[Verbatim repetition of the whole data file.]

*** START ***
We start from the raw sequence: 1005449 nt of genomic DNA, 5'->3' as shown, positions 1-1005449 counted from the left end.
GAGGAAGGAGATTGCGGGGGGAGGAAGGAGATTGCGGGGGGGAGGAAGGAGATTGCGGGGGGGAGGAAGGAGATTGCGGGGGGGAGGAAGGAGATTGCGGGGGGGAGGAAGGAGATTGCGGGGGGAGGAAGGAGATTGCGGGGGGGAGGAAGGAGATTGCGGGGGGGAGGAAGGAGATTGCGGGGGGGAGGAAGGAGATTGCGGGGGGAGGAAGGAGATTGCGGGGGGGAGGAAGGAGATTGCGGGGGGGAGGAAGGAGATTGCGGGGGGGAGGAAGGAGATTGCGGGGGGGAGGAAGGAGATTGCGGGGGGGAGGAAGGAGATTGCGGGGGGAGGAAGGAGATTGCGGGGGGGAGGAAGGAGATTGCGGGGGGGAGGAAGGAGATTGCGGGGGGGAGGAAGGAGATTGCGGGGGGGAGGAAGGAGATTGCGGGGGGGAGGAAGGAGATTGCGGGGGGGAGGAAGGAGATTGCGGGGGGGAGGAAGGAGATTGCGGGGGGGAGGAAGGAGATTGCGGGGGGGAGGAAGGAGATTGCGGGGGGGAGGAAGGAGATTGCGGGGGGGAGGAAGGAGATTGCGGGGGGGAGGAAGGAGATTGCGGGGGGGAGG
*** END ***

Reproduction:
We start from the raw sequence: 1005449 nt of genomic DNA, 5'->3' as shown, positions 1-1005449 counted from the left end.
GAGGAAGGAGATTGCGGGGGGAGGAAGGAGATTGCGGGGGGGAGGAAGGAGATTGCGGGGGGGAGGAAGGAGATTGCGGGGGGGAGGAAGGAGATTGCGGGGGGGAGGAAGGAGATTGCGGGGGGAGGAAGGAGATTGCGGGGGGGAGGAAGGAGATTGCGGGGGGGAGGAAGGAGATTGCGGGGGGGAGGAAGGAGATTGCGGGGGGAGGAAGGAGATTGCGGGGGGGAGGAAGGAGATTGCGGGGGGGAGGAAGGAGATTGCGGGGGGGAGGAAGGAGATTGCGGGGGGGAGGAAGGAGATTGCGGGGGGGAGGAAGGAGATTGCGGGGGGAGGAAGGAGATTGCGGGGGGGAGGAAGGAGATTGCGGGGGGGAGGAAGGAGATTGCGGGGGGGAGGAAGGAGATTGCGGGGGGGAGGAAGGAGATTGCGGGGGGGAGGAAGGAGATTGCGGGGGGGAGGAAGGAGATTGCGGGGGGGAGGAAGGAGATTGCGGGGGGGAGGAAGGAGATTGCGGGGGGGAGGAAGGAGATTGCGGGGGGGAGGAAGGAGATTGCGGGGGGGAGGAAGGAGATTGCGGGGGGGAGGAAGGAGATTGCGGGGGGGAGG